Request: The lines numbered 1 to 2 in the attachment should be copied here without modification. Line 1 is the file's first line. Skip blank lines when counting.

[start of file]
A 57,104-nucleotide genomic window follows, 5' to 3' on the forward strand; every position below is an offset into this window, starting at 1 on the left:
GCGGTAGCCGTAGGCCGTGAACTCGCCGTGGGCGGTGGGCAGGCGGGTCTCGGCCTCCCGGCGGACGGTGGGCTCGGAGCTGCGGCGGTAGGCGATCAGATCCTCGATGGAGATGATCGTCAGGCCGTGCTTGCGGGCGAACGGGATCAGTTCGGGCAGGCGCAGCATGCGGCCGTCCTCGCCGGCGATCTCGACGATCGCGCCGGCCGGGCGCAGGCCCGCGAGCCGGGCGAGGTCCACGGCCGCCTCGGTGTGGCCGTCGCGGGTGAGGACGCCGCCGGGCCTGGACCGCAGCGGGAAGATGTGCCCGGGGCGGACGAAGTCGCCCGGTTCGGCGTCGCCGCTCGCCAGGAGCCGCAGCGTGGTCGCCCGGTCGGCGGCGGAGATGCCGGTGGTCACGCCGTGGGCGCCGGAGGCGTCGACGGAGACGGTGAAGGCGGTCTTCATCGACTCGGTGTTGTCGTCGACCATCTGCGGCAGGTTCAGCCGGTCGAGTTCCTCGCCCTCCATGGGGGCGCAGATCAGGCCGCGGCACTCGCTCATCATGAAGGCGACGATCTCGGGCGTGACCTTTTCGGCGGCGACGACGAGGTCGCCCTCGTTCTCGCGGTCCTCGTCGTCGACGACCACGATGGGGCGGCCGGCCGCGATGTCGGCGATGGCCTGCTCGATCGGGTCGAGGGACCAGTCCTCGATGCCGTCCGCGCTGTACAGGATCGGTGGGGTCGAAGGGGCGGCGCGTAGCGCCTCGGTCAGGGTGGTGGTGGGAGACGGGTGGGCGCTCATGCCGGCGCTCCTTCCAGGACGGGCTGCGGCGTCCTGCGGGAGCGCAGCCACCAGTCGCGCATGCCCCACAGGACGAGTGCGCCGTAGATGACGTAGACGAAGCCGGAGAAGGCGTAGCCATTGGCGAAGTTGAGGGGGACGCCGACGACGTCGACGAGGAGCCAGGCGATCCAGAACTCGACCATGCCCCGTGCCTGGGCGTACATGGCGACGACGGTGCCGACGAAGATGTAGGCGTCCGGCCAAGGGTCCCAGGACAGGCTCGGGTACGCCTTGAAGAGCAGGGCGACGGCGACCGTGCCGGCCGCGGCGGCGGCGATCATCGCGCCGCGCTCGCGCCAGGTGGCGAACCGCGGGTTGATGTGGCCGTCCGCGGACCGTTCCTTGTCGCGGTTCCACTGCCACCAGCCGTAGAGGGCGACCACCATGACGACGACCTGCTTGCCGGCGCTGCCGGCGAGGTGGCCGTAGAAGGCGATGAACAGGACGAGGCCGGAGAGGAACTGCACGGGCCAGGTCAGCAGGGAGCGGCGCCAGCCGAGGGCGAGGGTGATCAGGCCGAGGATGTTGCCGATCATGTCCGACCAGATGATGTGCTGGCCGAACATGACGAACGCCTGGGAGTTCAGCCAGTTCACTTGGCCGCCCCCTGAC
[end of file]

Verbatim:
A 57,104-nucleotide genomic window follows, 5' to 3' on the forward strand; every position below is an offset into this window, starting at 1 on the left:
GCGGTAGCCGTAGGCCGTGAACTCGCCGTGGGCGGTGGGCAGGCGGGTCTCGGCCTCCCGGCGGACGGTGGGCTCGGAGCTGCGGCGGTAGGCGATCAGATCCTCGATGGAGATGATCGTCAGGCCGTGCTTGCGGGCGAACGGGATCAGTTCGGGCAGGCGCAGCATGCGGCCGTCCTCGCCGGCGATCTCGACGATCGCGCCGGCCGGGCGCAGGCCCGCGAGCCGGGCGAGGTCCACGGCCGCCTCGGTGTGGCCGTCGCGGGTGAGGACGCCGCCGGGCCTGGACCGCAGCGGGAAGATGTGCCCGGGGCGGACGAAGTCGCCCGGTTCGGCGTCGCCGCTCGCCAGGAGCCGCAGCGTGGTCGCCCGGTCGGCGGCGGAGATGCCGGTGGTCACGCCGTGGGCGCCGGAGGCGTCGACGGAGACGGTGAAGGCGGTCTTCATCGACTCGGTGTTGTCGTCGACCATCTGCGGCAGGTTCAGCCGGTCGAGTTCCTCGCCCTCCATGGGGGCGCAGATCAGGCCGCGGCACTCGCTCATCATGAAGGCGACGATCTCGGGCGTGACCTTTTCGGCGGCGACGACGAGGTCGCCCTCGTTCTCGCGGTCCTCGTCGTCGACGACCACGATGGGGCGGCCGGCCGCGATGTCGGCGATGGCCTGCTCGATCGGGTCGAGGGACCAGTCCTCGATGCCGTCCGCGCTGTACAGGATCGGTGGGGTCGAAGGGGCGGCGCGTAGCGCCTCGGTCAGGGTGGTGGTGGGAGACGGGTGGGCGCTCATGCCGGCGCTCCTTCCAGGACGGGCTGCGGCGTCCTGCGGGAGCGCAGCCACCAGTCGCGCATGCCCCACAGGACGAGTGCGCCGTAGATGACGTAGACGAAGCCGGAGAAGGCGTAGCCATTGGCGAAGTTGAGGGGGACGCCGACGACGTCGACGAGGAGCCAGGCGATCCAGAACTCGACCATGCCCCGTGCCTGGGCGTACATGGCGACGACGGTGCCGACGAAGATGTAGGCGTCCGGCCAAGGGTCCCAGGACAGGCTCGGGTACGCCTTGAAGAGCAGGGCGACGGCGACCGTGCCGGCCGCGGCGGCGGCGATCATCGCGCCGCGCTCGCGCCAGGTGGCGAACCGCGGGTTGATGTGGCCGTCCGCGGACCGTTCCTTGTCGCGGTTCCACTGCCACCAGCCGTAGAGGGCGACCACCATGACGACGACCTGCTTGCCGGCGCTGCCGGCGAGGTGGCCGTAGAAGGCGATGAACAGGACGAGGCCGGAGAGGAACTGCACGGGCCAGGTCAGCAGGGAGCGGCGCCAGCCGAGGGCGAGGGTGATCAGGCCGAGGATGTTGCCGATCATGTCCGACCAGATGATGTGCTGGCCGAACATGACGAACGCCTGGGAGTTCAGCCAGTTCACTTGGCCGCCCCCTGAC